A Fleeting Moment for the Market

A recent study shows that last summer's protest movement indeed led to lower housing prices, but for a brief period only. And it's been uphill every since.

Nathan Sheva
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Nathan Sheva

The hundreds of thousands of protesters who took to the streets last year were full of optimism, hoping the government would finally take determined action to depress soaring housing prices. This zeitgeist sent home buyers into waiting mode, and the number of sales dropped dramatically. But that effect lasted only for two months, after which prices resumed their upward climb. A climb that continues today.

A new report by MNA Real Estate Research shows that last summer's cost-of-living protests did indeed achieve their goal of pushing down housing prices - but only in the short term, for about two months between August and October. Would-be buyers hoped the demonstrations would have the same effect on housing as they did on cottage cheese prices. But by September 2011, around when the Trajtenberg committee released its report advising the government on how to change its social and economic priorities, that trend reversed. By then, would-be buyers realized that there was no relief in sight; without government action, the protest wouldn't achieve its goals.

The committee headed by Prof. Manuel Trajtenberg did not come up with recommendations for staving off price increases, only a vague plan to build more homes in the distant future. As a result, buyers started buying again, and prices resumed their upward climb in November.

The MNA report, drafted by Dr. Udi Ben Yosef, is based on Israel Tax Authority data. They show that in July 2011, right before the protests began, the average home sold for NIS 1.18 million. This figure dropped by about 8% through October, to NIS 1.09 million. Today that figure is back up to where it was on the eve of the protest, NIS 1.18 million. Meanwhile, would-be buyers who were hoping to wait it out by renting a home found themselves paying growing sums, as rental prices increased.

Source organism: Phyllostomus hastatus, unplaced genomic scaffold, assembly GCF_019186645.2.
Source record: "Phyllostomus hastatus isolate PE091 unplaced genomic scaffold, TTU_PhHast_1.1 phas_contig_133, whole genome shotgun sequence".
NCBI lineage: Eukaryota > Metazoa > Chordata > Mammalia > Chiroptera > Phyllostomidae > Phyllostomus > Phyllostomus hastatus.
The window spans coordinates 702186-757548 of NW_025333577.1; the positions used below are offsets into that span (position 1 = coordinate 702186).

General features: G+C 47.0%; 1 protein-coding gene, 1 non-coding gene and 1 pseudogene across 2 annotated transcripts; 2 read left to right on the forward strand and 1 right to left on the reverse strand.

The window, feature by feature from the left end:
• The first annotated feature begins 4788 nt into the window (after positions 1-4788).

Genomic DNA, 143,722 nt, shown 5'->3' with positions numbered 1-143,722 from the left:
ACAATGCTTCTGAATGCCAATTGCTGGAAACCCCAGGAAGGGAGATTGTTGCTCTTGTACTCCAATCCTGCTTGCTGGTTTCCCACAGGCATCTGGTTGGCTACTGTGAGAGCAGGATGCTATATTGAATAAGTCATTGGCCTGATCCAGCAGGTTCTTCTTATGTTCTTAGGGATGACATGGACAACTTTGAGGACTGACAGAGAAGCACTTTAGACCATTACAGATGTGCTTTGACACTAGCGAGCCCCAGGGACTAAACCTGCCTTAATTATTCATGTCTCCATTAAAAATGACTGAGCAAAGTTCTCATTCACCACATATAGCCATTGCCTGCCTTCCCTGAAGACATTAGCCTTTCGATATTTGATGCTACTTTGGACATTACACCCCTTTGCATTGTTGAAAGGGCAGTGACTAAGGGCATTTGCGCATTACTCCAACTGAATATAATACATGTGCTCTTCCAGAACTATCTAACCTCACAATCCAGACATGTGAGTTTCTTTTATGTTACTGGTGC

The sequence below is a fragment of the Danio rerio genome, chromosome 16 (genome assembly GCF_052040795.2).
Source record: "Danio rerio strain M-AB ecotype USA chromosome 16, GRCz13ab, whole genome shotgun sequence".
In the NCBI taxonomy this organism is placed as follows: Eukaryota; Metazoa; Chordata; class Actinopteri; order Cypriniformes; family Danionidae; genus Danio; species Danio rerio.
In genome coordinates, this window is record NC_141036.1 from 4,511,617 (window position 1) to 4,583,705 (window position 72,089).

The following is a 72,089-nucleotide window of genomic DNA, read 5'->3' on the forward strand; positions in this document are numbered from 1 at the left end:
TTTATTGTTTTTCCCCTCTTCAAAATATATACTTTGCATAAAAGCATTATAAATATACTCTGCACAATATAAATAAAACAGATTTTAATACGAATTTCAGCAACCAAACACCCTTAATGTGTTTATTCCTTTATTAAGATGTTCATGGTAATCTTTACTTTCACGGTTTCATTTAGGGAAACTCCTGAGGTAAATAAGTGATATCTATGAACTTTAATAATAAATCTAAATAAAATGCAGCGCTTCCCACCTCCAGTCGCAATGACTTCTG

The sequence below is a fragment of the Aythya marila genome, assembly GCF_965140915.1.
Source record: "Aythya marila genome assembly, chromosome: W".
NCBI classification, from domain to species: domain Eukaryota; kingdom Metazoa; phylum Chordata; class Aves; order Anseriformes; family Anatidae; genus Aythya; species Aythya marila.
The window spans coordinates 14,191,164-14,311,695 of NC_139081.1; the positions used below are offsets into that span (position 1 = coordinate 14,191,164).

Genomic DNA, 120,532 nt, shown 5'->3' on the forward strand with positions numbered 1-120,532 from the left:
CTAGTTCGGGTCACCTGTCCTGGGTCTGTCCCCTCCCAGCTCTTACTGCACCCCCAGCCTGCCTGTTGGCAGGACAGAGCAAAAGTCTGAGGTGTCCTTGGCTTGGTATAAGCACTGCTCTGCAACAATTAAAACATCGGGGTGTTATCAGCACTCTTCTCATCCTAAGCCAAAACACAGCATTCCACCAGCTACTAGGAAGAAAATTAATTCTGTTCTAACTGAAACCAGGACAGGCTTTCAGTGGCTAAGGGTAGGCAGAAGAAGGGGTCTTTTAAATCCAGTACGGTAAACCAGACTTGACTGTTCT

"Protest or no protest, sellers were not willing to compromise. They told us that these were the prices and there was no room for negotiation," says Dina, a woman in her 30s who bought a home near Hadera with her husband two months ago. "Even while the protests were going on, our landlord raised the rent on our Tel Aviv apartment. He recently told us that he intended to raise it again this year, from NIS 6,000 to NIS 6,500. We were simply better off buying and paying a mortgage. Given the prices, that meant leaving Tel Aviv, but at least we're close to our parents. We found a home for a relative bargain and we don't plan to move again, so it doesn't really matter if prices go up or down."

Last year's sharp drop in prices was accompanied by a parallel drop in the number of transactions. During the last few months of the year, there were only 4,000 to 6,000 transactions a month - a far cry from the 8,000 seen previously. Now it seems like buyers have given up hope that prices will be dropping, and have headed back into the market. The number of homes sold this May hit a 14-month peak, at 9,400. While it's too early to say whether the trend will continue over the next few months, in the meantime sellers and builders are enjoying its fruits.